Home prices in the Algarve are expected to rise about 5 percent this year, according to Robert Bijker, head of Land & Houses Algarve real estate broker. A two-bedroom penthouse apartment in a condominium with swimming pool in Tavira carries a price tag of 255,000 euros ($270,000) at his agency. That’s about the same as a similar apartment in Spain’s Costa del Sol resort of Puerto Banus, according to the website of property broker Marbella Estates. Both regions have long been magnets for British second-home buyers.
“The Algarve is still seen as a safer bet for foreigners because it didn’t go through a construction boom and bust and a massive price overshoot that took place in Spain,” said Bijker.
Health consultant Thompson, for instance, has no intention of selling his remaining home in Portugal even if the U.K. decides to formally withdraw from the EU by triggering the so-called Article 50.
“We like the climate, the relaxed way of life and the coffee mentality of Portugal too much to even consider selling our second home here," he said.
Novas regras para as escrituras de imóveis em vigor a partir de novembro
A partir de meados de novembro, as escrituras de compra e venda de imóveis passarão a identificar todos os meios de pagamento através das quais os prédios são transacionados. Uma medida que visa permitir às autoridades seguir o rasto ao dinheiro envolvendo transações de imóveis e reduzir os riscos de negócios simulados.
As novas regras foram publicadas esta segunda-feira (21 de agosto) em Diário da República, no diploma que cria o Registo Central do Beneficiário Efetivo (RCBE), e concretizam-se através de alterações ao Código do Registo Predial e ao Código do Notariado, escreve o Jornal de Negócios.
Com estas alterações, se um prédio for comprado através de cheque, por exemplo, será preciso indicar o seu número e o banco. E no caso de se tratar de uma transferência bancária terão de ser identificados o banco e o número da conta. Tudo elementos que não constam atualmente das escrituras. De referir que, no caso de pagamentos em dinheiro, terá ainda de ser indicada a moeda usada na transação, mas este será um meio limitado por via de uma outra proposta que limita o dinheiro vivo a 3.000 euros.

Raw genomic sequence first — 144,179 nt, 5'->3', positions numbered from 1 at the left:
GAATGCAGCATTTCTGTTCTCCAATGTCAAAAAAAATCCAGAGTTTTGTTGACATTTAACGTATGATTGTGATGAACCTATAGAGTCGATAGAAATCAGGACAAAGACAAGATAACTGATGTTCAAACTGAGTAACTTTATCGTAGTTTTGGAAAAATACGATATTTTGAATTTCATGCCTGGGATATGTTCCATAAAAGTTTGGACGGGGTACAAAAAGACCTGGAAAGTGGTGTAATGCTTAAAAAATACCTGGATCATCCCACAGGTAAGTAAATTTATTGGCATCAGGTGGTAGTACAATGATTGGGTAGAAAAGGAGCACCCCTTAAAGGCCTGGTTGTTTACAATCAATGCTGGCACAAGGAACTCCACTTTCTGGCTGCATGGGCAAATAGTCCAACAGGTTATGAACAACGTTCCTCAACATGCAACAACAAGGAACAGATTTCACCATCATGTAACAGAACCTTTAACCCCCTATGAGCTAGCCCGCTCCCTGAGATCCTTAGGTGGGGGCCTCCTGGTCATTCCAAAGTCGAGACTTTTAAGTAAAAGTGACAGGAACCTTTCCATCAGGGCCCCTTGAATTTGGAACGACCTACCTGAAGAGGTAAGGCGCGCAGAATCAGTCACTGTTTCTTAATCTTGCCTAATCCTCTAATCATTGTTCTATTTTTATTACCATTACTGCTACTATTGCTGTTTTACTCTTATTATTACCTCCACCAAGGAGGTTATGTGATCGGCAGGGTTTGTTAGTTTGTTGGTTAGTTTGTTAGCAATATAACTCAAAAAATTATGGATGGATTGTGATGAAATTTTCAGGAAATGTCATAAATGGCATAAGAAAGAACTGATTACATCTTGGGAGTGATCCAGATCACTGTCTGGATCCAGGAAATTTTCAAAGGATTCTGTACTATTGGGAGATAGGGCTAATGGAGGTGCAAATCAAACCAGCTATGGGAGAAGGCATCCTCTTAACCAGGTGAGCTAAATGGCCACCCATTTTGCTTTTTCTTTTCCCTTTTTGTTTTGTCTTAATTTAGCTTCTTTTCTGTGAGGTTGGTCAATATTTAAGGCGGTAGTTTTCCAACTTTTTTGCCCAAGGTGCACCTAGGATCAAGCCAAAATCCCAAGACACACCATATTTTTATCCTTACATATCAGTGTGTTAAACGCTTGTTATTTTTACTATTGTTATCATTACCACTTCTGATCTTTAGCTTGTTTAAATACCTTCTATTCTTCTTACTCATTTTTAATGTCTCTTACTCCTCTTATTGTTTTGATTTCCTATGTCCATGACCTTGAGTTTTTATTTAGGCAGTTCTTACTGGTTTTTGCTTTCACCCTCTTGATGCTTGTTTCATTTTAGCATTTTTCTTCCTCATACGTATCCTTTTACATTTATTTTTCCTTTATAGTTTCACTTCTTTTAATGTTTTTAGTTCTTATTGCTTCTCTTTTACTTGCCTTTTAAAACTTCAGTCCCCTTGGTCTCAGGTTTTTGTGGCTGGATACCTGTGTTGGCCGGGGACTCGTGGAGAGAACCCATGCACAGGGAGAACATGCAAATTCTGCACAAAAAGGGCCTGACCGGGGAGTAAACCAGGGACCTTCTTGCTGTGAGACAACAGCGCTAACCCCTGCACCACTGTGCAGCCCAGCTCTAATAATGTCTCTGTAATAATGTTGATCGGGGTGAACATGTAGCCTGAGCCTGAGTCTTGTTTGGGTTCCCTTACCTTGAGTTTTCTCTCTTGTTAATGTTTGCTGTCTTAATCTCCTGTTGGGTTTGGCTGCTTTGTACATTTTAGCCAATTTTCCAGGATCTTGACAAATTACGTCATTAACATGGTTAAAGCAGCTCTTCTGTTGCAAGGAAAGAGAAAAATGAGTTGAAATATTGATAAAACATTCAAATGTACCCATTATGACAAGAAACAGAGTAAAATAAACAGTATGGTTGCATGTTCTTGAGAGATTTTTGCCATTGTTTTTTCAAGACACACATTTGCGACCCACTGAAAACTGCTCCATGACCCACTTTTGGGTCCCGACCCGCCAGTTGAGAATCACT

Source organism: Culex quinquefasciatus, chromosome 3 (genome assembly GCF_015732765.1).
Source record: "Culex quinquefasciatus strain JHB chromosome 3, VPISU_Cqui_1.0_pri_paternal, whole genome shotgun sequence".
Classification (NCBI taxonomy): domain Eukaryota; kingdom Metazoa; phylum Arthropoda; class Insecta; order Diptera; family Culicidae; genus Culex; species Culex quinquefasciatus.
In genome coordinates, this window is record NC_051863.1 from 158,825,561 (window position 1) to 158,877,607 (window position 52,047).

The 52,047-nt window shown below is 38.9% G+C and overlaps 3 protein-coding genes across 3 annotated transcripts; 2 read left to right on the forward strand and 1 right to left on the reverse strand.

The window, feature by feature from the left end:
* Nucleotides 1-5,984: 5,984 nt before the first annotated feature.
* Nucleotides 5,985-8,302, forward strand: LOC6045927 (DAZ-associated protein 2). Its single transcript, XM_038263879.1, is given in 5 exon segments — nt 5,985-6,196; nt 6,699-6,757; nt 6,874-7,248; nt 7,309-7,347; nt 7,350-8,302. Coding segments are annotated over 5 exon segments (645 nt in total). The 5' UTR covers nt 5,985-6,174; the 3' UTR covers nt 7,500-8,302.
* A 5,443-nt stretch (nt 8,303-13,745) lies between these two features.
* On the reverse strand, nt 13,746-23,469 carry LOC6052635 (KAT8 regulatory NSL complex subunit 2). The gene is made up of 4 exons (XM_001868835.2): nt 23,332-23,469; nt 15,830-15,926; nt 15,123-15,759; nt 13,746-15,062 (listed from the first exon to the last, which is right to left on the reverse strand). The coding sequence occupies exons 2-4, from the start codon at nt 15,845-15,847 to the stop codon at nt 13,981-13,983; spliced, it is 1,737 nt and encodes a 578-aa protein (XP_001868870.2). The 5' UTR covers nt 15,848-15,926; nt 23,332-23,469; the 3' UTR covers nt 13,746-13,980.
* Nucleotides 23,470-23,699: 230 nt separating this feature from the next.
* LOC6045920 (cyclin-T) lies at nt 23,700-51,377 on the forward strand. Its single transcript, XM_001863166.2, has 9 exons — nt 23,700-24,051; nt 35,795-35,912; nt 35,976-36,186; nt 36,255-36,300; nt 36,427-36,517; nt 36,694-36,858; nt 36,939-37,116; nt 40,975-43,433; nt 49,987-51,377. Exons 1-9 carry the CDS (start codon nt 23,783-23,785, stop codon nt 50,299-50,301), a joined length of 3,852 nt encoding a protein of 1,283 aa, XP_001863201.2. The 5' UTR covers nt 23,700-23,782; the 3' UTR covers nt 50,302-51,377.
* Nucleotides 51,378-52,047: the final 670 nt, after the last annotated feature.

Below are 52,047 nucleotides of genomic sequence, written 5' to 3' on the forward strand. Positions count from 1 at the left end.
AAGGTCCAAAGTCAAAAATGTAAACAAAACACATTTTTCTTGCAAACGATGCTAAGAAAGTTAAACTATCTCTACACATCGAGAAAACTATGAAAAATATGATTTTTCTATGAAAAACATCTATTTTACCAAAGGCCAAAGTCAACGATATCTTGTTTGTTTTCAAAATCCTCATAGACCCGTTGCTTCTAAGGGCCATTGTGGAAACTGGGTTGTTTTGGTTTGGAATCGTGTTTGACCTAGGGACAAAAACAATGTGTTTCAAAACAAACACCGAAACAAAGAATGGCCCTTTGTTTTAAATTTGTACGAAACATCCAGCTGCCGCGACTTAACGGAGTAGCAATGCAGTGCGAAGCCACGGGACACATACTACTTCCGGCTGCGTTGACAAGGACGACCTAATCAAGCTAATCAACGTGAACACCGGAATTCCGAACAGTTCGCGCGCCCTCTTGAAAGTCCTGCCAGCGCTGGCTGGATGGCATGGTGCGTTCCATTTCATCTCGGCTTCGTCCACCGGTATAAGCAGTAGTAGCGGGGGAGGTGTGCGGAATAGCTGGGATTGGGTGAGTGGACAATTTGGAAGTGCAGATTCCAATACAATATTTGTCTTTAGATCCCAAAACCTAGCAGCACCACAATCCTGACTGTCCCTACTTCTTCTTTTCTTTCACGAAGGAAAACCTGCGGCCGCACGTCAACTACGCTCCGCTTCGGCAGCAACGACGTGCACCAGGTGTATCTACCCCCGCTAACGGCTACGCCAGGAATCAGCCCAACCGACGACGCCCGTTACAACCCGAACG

As regras entram em vigor daqui a 90 dias, em meados de novembro, a mesma altura em que é suposto avançarem as novas obrigações declarativas que conduzirão à constituição de uma base de dados com todos os beneficiários efetivos. Trata-se de outro instrumento que pretende reduzir a opacidade nos negócios e que trará obrigações acrescidas aos operadores económicos, refere a publicação.
NALLE: Local Lodging Association launched
NALLE, the National Association of Local Lodging Establishments, had its formal launch at a recent seminar in Faro hosted by Safe Communities Portugal. Addressing Local Lodging, eight high-ranking officials from different branches of government made presentations in English in order to reach out to over 300 owners, operators and agents in attendance.
Entitled “Local Lodging as an asset to the Algarve tourist industry”, the conference addressed broad-reaching subjects to clarify new Local Lodging legislation and its simplified requirements.
In addition to introducing the newly formed association, NALLE’s president, Dennis Swing Greene, distributed the recently published “NALLE Local Lodging Handbook” to present a sound factual base in an area fraught with misinformation and confusion. This handbook is available in print or in PDF and is included with Association membership.
NALLE has as its mission to provide essential information and support to its members regarding Local Lodging in Portugal; enhance security for holidaymakers; strengthen compliance in Local Lodging operations; and provide a collective voice, representing all of those engaged in the activity of Local Lodging in Portugal.
To become a member or obtain more information about NALLE, please consult the association’s website: www.nalle.pt.